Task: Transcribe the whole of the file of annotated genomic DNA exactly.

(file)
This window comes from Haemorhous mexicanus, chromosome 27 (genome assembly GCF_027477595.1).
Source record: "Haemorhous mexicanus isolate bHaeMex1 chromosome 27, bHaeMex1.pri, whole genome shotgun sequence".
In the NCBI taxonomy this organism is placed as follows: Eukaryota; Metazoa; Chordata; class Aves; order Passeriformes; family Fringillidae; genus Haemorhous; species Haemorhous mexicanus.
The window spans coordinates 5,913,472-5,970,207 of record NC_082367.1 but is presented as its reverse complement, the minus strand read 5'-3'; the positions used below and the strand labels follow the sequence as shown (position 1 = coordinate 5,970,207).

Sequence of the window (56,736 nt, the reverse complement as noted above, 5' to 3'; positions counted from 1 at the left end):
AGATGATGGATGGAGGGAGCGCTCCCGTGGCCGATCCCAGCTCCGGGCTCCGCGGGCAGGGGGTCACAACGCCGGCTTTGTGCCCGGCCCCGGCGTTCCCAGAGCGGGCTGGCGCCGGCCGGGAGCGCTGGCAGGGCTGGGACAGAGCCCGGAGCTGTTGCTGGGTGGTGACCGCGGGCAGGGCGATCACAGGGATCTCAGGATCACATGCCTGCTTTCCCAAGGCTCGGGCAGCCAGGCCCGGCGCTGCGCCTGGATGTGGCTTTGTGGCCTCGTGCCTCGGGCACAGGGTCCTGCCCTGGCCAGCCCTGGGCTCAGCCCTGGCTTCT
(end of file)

This window comes from Haemorhous mexicanus, chromosome 27 (genome assembly GCF_027477595.1).
Source record: "Haemorhous mexicanus isolate bHaeMex1 chromosome 27, bHaeMex1.pri, whole genome shotgun sequence".
In the NCBI taxonomy this organism is placed as follows: Eukaryota; Metazoa; Chordata; class Aves; order Passeriformes; family Fringillidae; genus Haemorhous; species Haemorhous mexicanus.
The window spans coordinates 5,913,472-5,970,207 of record NC_082367.1 but is presented as its reverse complement, the minus strand read 5'-3'; the positions used below and the strand labels follow the sequence as shown (position 1 = coordinate 5,970,207).

Sequence of the window (56,736 nt, the reverse complement as noted above, 5' to 3'; positions counted from 1 at the left end):
AGATGATGGATGGAGGGAGCGCTCCCGTGGCCGATCCCAGCTCCGGGCTCCGCGGGCAGGGGGTCACAACGCCGGCTTTGTGCCCGGCCCCGGCGTTCCCAGAGCGGGCTGGCGCCGGCCGGGAGCGCTGGCAGGGCTGGGACAGAGCCCGGAGCTGTTGCTGGGTGGTGACCGCGGGCAGGGCGATCACAGGGATCTCAGGATCACATGCCTGCTTTCCCAAGGCTCGGGCAGCCAGGCCCGGCGCTGCGCCTGGATGTGGCTTTGTGGCCTCGTGCCTCGGGCACAGGGTCCTGCCCTGGCCAGCCCTGGGCTCAGCCCTGGCTTCT